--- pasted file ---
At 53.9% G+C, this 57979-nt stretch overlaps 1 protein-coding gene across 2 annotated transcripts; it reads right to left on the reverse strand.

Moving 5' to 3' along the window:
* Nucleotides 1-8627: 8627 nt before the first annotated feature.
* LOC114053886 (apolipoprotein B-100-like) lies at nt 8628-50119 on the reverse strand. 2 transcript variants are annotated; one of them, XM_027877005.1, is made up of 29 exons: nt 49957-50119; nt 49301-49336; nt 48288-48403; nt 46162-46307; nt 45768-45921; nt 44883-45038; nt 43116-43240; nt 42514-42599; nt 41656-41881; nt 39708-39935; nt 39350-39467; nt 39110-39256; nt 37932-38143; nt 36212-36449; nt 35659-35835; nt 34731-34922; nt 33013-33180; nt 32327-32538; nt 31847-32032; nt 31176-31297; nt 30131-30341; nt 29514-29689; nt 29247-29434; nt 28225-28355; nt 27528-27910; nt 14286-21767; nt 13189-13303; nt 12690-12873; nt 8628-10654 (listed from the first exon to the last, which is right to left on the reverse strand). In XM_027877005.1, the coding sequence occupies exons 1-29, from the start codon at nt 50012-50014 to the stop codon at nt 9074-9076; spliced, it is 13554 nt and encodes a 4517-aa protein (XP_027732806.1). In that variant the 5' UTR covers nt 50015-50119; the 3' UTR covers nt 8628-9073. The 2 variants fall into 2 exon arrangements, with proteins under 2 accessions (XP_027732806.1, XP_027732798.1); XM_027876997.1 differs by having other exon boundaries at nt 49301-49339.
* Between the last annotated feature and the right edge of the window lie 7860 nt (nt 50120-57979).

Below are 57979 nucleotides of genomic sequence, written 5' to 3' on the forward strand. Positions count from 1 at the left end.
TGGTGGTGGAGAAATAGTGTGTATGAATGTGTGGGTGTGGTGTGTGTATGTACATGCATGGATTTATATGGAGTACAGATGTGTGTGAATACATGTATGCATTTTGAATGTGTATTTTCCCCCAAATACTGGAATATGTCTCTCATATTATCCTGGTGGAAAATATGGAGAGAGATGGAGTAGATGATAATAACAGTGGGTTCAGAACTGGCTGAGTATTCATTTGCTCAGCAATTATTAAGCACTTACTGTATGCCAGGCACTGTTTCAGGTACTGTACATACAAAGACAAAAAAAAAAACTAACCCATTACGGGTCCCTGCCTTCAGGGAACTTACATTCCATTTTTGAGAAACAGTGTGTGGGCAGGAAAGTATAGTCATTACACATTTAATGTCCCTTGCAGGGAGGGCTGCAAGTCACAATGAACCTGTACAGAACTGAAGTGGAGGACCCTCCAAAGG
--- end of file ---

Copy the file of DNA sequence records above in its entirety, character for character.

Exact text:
At 53.9% G+C, this 57979-nt stretch overlaps 1 protein-coding gene across 2 annotated transcripts; it reads right to left on the reverse strand.

Moving 5' to 3' along the window:
* Nucleotides 1-8627: 8627 nt before the first annotated feature.
* LOC114053886 (apolipoprotein B-100-like) lies at nt 8628-50119 on the reverse strand. 2 transcript variants are annotated; one of them, XM_027877005.1, is made up of 29 exons: nt 49957-50119; nt 49301-49336; nt 48288-48403; nt 46162-46307; nt 45768-45921; nt 44883-45038; nt 43116-43240; nt 42514-42599; nt 41656-41881; nt 39708-39935; nt 39350-39467; nt 39110-39256; nt 37932-38143; nt 36212-36449; nt 35659-35835; nt 34731-34922; nt 33013-33180; nt 32327-32538; nt 31847-32032; nt 31176-31297; nt 30131-30341; nt 29514-29689; nt 29247-29434; nt 28225-28355; nt 27528-27910; nt 14286-21767; nt 13189-13303; nt 12690-12873; nt 8628-10654 (listed from the first exon to the last, which is right to left on the reverse strand). In XM_027877005.1, the coding sequence occupies exons 1-29, from the start codon at nt 50012-50014 to the stop codon at nt 9074-9076; spliced, it is 13554 nt and encodes a 4517-aa protein (XP_027732806.1). In that variant the 5' UTR covers nt 50015-50119; the 3' UTR covers nt 8628-9073. The 2 variants fall into 2 exon arrangements, with proteins under 2 accessions (XP_027732806.1, XP_027732798.1); XM_027876997.1 differs by having other exon boundaries at nt 49301-49339.
* Between the last annotated feature and the right edge of the window lie 7860 nt (nt 50120-57979).

Below are 57979 nucleotides of genomic sequence, written 5' to 3' on the forward strand. Positions count from 1 at the left end.
TGGTGGTGGAGAAATAGTGTGTATGAATGTGTGGGTGTGGTGTGTGTATGTACATGCATGGATTTATATGGAGTACAGATGTGTGTGAATACATGTATGCATTTTGAATGTGTATTTTCCCCCAAATACTGGAATATGTCTCTCATATTATCCTGGTGGAAAATATGGAGAGAGATGGAGTAGATGATAATAACAGTGGGTTCAGAACTGGCTGAGTATTCATTTGCTCAGCAATTATTAAGCACTTACTGTATGCCAGGCACTGTTTCAGGTACTGTACATACAAAGACAAAAAAAAAAACTAACCCATTACGGGTCCCTGCCTTCAGGGAACTTACATTCCATTTTTGAGAAACAGTGTGTGGGCAGGAAAGTATAGTCATTACACATTTAATGTCCCTTGCAGGGAGGGCTGCAAGTCACAATGAACCTGTACAGAACTGAAGTGGAGGACCCTCCAAAGG